Mustn’t (Must Not)
In negative sense, when talking about “must – should,” it means there is a prohibition.
You mustn’t smoke here. (It is forbidden to smoke here.)
You mustn’t leave the school if you don’t finish your schoolwork.
A scout mustn’t leave the camp unless he has got permission.
Needn’t / Don’t Have To / Don’t Need To (They have the same meanings)
In the present and future tense, when we don’t have to do something:
I needn’t worry about you. (I don’t need to worry about you.)
We needn’t wear gloves unless it snows.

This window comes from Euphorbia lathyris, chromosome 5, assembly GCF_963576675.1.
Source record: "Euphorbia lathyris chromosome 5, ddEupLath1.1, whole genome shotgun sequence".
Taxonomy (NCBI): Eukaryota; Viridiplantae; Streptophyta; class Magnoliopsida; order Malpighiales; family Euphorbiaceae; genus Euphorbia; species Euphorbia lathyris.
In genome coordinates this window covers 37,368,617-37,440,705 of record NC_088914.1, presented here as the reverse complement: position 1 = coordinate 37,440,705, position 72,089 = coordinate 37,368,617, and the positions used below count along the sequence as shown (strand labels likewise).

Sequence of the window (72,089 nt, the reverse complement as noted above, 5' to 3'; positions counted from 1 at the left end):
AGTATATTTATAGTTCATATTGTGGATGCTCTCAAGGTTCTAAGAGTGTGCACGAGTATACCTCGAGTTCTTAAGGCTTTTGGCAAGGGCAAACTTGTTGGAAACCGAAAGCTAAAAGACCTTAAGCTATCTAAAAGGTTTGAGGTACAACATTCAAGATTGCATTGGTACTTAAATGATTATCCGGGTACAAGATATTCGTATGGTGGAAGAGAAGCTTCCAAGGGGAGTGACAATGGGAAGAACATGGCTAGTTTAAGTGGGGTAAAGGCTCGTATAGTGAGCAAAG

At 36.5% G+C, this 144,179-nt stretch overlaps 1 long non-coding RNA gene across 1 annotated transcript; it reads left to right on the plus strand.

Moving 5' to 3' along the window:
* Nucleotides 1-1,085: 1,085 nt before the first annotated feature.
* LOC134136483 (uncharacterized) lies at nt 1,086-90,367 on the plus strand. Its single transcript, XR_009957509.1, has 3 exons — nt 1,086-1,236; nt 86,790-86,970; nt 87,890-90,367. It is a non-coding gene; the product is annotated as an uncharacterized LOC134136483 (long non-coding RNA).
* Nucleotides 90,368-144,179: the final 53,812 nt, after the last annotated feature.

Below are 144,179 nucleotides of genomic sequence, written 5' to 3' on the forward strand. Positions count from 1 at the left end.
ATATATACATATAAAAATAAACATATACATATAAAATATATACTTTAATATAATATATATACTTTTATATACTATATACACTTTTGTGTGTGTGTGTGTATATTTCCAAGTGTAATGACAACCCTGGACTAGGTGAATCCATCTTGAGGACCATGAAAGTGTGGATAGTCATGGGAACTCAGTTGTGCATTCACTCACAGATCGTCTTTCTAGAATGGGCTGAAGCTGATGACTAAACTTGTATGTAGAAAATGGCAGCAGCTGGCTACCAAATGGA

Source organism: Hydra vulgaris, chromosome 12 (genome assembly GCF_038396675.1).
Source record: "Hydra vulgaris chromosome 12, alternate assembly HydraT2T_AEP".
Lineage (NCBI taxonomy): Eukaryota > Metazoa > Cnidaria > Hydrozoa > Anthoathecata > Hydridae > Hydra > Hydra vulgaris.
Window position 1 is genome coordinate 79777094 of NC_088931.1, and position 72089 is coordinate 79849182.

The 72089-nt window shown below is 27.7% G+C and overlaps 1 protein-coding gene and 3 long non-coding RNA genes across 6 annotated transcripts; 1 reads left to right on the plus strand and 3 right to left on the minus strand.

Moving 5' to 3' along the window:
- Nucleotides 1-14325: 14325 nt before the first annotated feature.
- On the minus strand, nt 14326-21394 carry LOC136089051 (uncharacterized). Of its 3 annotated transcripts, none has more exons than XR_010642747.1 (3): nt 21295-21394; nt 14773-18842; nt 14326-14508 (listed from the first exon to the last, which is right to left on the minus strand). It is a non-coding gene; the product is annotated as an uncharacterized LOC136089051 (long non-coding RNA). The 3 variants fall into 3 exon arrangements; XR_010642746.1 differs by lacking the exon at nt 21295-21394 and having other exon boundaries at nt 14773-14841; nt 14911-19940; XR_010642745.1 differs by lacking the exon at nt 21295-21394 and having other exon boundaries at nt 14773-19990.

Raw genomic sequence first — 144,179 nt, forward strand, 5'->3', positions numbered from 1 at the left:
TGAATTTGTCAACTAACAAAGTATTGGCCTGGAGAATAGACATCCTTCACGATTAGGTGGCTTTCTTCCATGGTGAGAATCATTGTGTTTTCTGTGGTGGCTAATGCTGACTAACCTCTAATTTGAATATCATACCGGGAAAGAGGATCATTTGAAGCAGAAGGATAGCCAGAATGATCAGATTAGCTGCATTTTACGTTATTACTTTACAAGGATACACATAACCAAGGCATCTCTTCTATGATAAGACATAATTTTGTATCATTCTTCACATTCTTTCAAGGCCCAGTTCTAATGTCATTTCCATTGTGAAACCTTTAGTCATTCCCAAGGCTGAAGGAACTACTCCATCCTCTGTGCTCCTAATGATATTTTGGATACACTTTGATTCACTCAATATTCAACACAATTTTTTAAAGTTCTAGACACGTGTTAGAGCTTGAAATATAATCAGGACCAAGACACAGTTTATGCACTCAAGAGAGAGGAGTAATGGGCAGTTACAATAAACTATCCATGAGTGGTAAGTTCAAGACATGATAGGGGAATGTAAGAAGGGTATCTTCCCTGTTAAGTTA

You needn’t / don’t have to wear a suit tonight.
Didn’t Need To / Didn’t Have To
In the past when we didn’t have to do something:
He didn’t need to wear a suit last night.
She didn’t need to / didn’t have to write a formal letter because they required an informal one.
Mike didn’t need to get a taxi because his brother gave him a lift.
You can use these expressions to convey prohibitions or lack of necessity in different tenses.